Melissa Howell was diagnosed with numerous polyps early.

When Melissa Howell turned 50 a few years ago, she celebrated the milestone binge-watching chick flicks with one of her best girlfriends. It was a rite of passage, a turning of the proverbial page into mid-life.
But after her celebratory weekend, it was back to reality with a trip to her physician.
“It wasn’t too long after my 50th birthday when I made an appointment with my doctor,” Howell said. “I knew at that time 50 was the recommended age for a colon screening, and I went in not expecting him to find much. Other health issues in the past had taught me to be proactive and not wait. Through the years I learned to not procrastinate when it comes to my health.”
Howell’s colonoscopy revealed numerous polyps, and about seven were biopsied.
“One of those came back malignant,” she said. “The good news was that he found it extremely early and was able to remove it. I had no follow up, and no radiation or chemotherapy was necessary. When my doctor called to give me the news, he said, ‘Someone saved your bucket by convincing you to come see me.’ But the truth is, no one convinced me. I just did it because it needed to be done. I’m glad I did. I hope others follow American Cancer Society guidelines, talk to their physician and get screened, because it could save their life.”
Colorectal cancer is one of the leading causes of death in the United States, according to statistics from the American Cancer Society. And Oklahoma ranks as one of the highest states in the nation regarding colorectal cancer and death rates.
“Just last year, more than 19,000 Oklahomans were diagnosed with cancer,” said Janet Pulliam, Senior Manager for Hospital Systems for the Oklahoma American Cancer Society. “This year we expect that number to rise to more than 20,500 people. More than 1,800 of those will be diagnosed with colorectal cancer, and 760 are expected to die from colorectal cancer. The real tragedy is many of these cancer cases and deaths could have been prevented if more people were screened for colorectal cancer.”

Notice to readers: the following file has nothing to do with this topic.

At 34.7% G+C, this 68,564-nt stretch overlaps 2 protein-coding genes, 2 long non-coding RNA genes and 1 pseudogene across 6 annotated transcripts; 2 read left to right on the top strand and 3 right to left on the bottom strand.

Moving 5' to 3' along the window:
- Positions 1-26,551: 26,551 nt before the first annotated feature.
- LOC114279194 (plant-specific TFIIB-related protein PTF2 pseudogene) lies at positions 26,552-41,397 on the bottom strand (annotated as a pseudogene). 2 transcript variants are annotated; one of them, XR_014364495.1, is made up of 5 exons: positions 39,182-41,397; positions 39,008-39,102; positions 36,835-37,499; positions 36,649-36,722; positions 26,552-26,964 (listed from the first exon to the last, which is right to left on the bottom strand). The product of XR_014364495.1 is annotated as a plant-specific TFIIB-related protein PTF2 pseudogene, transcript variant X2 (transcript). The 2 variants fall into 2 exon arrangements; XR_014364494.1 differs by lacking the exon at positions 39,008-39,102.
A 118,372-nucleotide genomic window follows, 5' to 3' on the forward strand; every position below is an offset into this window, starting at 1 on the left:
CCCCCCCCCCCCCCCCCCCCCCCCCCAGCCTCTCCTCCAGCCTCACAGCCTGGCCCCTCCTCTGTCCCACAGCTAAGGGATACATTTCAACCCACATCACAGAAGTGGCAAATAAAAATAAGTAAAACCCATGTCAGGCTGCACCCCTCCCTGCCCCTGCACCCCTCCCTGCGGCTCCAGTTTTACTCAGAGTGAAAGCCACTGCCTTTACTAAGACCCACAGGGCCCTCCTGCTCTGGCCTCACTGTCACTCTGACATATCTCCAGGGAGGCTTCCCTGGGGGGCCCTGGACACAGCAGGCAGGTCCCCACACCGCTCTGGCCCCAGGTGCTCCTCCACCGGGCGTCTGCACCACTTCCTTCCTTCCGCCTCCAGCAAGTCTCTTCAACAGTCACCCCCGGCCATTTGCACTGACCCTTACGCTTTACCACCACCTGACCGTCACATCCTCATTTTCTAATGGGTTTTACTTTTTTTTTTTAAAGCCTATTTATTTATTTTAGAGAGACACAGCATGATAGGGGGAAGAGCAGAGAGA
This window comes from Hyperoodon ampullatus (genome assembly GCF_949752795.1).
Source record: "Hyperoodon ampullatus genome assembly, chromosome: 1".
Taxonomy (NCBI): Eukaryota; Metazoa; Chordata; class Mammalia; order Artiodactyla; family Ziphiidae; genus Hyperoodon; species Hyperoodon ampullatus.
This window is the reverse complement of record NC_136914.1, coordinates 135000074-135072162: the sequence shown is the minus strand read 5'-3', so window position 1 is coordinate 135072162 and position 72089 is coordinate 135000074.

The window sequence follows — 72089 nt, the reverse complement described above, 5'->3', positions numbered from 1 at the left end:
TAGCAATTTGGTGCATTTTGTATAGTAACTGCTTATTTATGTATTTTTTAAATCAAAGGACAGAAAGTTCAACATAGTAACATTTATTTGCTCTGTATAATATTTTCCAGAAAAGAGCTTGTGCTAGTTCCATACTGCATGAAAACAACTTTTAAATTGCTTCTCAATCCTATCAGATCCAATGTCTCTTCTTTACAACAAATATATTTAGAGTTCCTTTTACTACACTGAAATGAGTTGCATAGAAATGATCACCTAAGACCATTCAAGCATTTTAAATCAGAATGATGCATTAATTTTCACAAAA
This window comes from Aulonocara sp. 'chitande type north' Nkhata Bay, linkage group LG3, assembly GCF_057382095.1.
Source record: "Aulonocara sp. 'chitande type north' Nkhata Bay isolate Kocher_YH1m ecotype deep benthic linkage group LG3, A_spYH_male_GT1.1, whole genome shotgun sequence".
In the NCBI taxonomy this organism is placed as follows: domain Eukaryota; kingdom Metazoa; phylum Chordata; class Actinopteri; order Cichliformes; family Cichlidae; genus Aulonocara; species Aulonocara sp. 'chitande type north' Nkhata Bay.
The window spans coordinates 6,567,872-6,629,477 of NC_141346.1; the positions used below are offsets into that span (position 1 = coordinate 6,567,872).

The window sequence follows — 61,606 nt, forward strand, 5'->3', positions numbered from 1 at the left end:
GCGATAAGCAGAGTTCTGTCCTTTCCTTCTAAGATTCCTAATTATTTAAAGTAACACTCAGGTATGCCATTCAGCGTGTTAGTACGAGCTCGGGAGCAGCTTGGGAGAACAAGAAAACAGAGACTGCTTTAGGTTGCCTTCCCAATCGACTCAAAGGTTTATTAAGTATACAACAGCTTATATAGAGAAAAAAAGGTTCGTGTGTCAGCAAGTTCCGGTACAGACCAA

The five-year survival rate is 90 percent for those who are screened early, Pulliam said. And in fact, many live much longer than that or are cured.
“Only about 39 percent of cases are diagnosed early,” she added. “If the cancer is not detected until a later stage, the five-year survival rate drops to 14 percent. Oklahoma ranks last in screening. At OKACS we knew that to make an impact in our statewide screening, we would have to do something differently. So late last year we pulled together key stakeholders from our health care systems to form the Central Oklahoma Colorectal Taskforce. We are working together to identify gaps in care, methods of filling those gaps, and available resources. It will take us all to raise our screening rates and reduce incidences of colorectal cancer.”
The American Cancer Society’s guidelines traditionally recommended 50 as the age to begin colorectal cancer screening. However, that was lowered to 45 last year for people of average risk for colorectal cancer.
“Screening for colorectal cancer is an essential tool to prevent and detect colon cancer earlier,” said Dr. Christian Ellis, a surgical oncologist at Mercy Hospital in Oklahoma City. “If a person has a relative who has been diagnosed with colorectal cancer or advance polyps, they should begin screening even earlier at age 40, or 10 years before the earliest diagnosis of colorectal cancer in their relative.”
A colonoscopy is the gold standard for screening, Ellis said, but other less-invasive tests are available now that can be done in the privacy of your own home. The best way to determine the right test is to talk to your physician.
“Colorectal cancer is a preventable disease, but only if there is early detection and treatment,” he said. “I want to encourage you to exercise, eat nutritional foods, maintain a healthy weight and of course avoid tobacco and other substances that can increase your risk for cancer. As a board member of the Oklahoma American Cancer Society, I speak for its members by expressing our desire for you and your family to live a healthy and cancer-free life.”
March is Colorectal Cancer Awareness Month, and the American Cancer Society is partnering with other organizations to increase screenings in Oklahoma and nationwide. OKACS, the National Colorectal Cancer Roundtable, Fight Colorectal Cancer, Mayo Clinic, Exact Sciences, and UPS are launching the next campaign to reach an 80 percent colorectal cancer screening rate nationwide. “80% in Every Community” is an initiative which aims to substantially reduce colorectal cancer as a major public health problem. The initiative seeks to build on and grow the tremendous success of the “80% by 2018” initiative.
Learn more about the initiative and screening guidelines at